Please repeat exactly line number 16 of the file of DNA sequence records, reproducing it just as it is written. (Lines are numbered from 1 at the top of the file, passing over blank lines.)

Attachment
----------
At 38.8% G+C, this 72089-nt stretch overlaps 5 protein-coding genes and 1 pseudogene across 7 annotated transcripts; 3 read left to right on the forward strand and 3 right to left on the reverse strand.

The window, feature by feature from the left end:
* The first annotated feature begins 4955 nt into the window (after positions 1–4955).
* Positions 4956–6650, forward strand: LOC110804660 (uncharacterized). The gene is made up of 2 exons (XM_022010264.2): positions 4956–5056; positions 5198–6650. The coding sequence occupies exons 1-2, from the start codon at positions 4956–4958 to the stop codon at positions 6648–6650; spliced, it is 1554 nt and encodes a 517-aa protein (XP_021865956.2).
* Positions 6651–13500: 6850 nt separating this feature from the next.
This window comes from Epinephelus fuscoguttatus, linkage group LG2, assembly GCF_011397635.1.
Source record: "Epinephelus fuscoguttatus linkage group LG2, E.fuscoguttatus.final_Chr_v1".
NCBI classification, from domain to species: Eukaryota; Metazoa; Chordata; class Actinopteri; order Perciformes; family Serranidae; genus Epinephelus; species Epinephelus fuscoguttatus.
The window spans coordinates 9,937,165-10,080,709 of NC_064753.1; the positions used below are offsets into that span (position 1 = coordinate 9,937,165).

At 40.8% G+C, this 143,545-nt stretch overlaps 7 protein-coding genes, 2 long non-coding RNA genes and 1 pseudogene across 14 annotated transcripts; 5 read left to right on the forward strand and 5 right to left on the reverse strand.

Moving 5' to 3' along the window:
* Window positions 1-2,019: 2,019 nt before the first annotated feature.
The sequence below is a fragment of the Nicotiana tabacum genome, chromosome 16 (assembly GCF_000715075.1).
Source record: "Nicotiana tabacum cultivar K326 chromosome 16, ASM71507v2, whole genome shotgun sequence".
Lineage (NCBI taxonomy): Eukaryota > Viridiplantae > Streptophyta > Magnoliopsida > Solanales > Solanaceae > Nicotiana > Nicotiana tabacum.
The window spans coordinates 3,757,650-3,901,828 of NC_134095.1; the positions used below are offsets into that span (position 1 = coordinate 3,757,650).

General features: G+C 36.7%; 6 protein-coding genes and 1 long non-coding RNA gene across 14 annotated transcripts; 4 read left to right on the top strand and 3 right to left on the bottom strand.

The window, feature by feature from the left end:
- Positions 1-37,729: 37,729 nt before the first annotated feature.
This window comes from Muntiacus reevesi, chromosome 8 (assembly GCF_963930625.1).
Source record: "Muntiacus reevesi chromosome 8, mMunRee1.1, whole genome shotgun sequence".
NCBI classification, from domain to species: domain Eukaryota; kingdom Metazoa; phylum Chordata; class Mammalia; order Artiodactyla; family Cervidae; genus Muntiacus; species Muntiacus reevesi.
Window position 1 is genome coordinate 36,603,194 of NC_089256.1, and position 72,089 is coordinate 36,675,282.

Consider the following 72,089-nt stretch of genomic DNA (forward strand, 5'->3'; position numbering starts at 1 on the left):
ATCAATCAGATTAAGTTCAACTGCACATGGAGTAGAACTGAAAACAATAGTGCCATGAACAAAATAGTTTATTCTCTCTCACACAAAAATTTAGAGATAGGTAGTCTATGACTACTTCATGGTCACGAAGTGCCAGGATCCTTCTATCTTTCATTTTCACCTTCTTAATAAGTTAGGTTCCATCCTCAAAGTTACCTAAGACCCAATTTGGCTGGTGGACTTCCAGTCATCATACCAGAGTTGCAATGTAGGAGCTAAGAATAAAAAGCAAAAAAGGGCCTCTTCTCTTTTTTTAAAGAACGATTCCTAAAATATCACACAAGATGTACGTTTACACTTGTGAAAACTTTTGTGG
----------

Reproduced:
The window spans coordinates 3,757,650-3,901,828 of NC_134095.1; the positions used below are offsets into that span (position 1 = coordinate 3,757,650).